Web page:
Warsaw is Poland’s cosmopolitan city of the future

The rough diamond has evocative views, an epic history, and low prices.

By Rick Steves, Tribune Content Agency

Warsaw, the capital of Poland, does not appear at the top of the wish lists of many European travelers. But that’s just one of the reasons you might want to visit. With evocative sights, an epic history and low prices, Warsaw is a diamond in the rough.

If you’re looking for Old World charm, head to Krakow. If the spiers and domes tickle you, head to Prague. But if you want to experience a true 21st century city, Warsaw is your place. Huge, famous and important, Warsaw is the country’s cosmopolitan business center.

Warsaw has good reasons to be a city of the future: the past has not been very good. Since becoming the capital of Poland in 1596, Warsaw has seen successive waves of foreign rulers and invasions, especially over the past hundred years.

But in this horrible melting pot, the lasting spirit of the Polish people was forged. As one proud local told me, “Warsaw is ugly because its history is so beautiful.

The city’s darkest days came during the Nazi occupation of WWII. First, its Jewish residents were forced to take refuge in a small ghetto. They rose up… and were slaughtered. Then its Polish inhabitants rose up… and were slaughtered. In retaliation, Hitler ordered the block-by-block destruction of the city.

As the Nazis destroyed the city, the approaching Soviets sat across the river, watching and waiting. As the smoke cleared and the Nazis retreated, the Red Army entered and claimed the rubble pile that was once Warsaw. It will be another 45 years before the Soviets leave and the Poles can freely rule their capital and their country.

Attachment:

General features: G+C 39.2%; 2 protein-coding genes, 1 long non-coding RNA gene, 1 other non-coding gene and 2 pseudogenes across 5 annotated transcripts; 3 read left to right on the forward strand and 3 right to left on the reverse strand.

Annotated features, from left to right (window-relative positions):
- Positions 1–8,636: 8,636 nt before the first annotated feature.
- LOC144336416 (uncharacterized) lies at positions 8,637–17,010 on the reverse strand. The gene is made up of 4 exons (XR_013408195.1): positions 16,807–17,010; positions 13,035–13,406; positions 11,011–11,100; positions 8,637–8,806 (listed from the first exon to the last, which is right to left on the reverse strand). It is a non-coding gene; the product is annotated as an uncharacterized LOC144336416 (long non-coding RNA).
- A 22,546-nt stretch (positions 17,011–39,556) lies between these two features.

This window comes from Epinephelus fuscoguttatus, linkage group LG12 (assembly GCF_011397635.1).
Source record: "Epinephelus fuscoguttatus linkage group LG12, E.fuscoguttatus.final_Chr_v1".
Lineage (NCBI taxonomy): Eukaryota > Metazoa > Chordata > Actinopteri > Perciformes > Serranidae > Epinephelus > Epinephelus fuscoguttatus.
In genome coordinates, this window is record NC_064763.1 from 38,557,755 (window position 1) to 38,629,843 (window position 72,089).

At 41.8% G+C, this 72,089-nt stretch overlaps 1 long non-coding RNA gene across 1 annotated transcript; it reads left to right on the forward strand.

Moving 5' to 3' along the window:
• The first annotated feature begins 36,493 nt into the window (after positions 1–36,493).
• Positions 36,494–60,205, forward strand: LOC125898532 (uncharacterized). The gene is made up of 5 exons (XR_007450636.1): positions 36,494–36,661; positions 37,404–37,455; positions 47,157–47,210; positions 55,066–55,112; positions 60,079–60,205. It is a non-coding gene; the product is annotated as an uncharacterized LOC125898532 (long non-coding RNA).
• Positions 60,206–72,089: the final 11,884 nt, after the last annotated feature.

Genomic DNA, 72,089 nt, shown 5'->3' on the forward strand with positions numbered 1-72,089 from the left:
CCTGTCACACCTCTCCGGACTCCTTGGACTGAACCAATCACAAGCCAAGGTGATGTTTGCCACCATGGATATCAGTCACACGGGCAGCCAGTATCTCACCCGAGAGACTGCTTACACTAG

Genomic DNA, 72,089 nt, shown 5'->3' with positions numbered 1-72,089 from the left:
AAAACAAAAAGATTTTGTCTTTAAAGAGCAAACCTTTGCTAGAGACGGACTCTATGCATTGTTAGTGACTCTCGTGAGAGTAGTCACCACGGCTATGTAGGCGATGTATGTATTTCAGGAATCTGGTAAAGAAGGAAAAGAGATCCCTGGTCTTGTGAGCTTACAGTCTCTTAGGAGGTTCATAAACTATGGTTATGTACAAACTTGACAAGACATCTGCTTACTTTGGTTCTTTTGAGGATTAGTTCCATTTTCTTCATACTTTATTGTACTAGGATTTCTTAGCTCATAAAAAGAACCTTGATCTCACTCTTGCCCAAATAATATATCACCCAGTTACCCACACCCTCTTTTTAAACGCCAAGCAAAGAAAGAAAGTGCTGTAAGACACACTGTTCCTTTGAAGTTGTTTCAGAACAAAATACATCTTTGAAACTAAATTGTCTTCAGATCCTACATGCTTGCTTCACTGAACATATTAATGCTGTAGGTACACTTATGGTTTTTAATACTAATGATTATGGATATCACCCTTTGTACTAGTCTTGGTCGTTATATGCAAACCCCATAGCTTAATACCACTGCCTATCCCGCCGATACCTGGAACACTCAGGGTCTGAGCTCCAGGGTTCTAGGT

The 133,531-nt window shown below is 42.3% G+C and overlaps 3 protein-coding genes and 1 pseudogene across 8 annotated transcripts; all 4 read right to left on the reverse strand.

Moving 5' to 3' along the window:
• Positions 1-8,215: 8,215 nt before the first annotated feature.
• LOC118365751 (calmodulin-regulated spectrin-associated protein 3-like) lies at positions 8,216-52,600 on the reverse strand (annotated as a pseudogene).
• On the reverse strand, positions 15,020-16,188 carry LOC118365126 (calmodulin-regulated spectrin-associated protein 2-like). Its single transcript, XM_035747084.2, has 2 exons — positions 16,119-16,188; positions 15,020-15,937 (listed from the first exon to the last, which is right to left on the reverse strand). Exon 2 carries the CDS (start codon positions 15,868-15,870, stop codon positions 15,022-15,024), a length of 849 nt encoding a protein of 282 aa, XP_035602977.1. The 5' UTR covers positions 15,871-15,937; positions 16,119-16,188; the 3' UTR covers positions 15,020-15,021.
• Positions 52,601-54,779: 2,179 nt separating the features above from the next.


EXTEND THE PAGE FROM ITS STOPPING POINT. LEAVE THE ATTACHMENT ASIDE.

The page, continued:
After the war, they almost gave up on recreating old Warsaw, but eventually the Poles decided to rebuild, building a city of contrasts, with carefully restored medieval alleys, pedestrian-friendly parks and elegant skyscrapers.

Warsaw today is safer, richer and happier than ever (they even dodged the Great Recession). You’ll meet smartly dressed locals, sophisticated shopping boulevards, and thoughtful museums spanning WWII, Jewish history, hometown composer Frederic Chopin, and Polish art.

The city has two historic districts: the old town from the 13th century and the new town from the 15th century. Both are almost complete reconstructions of the 20th century, down to the jumbled charm of colorful buildings. Barely two generations after the war, it is amazing to see Germans and Russians on vacation strolling the Old Town Square joking, tasting ice cream cones and taking photos.

The countless restaurants in the historic district offer a good introduction to Polish cuisine and the national drink, vodka. Many traditional dishes – herring, cold meats, pickles, steak tartare – go naturally with chilled vodka. I learned that the Poles don’t drink their vodka. It’s from the bottom up (that way it only stings once on the way down).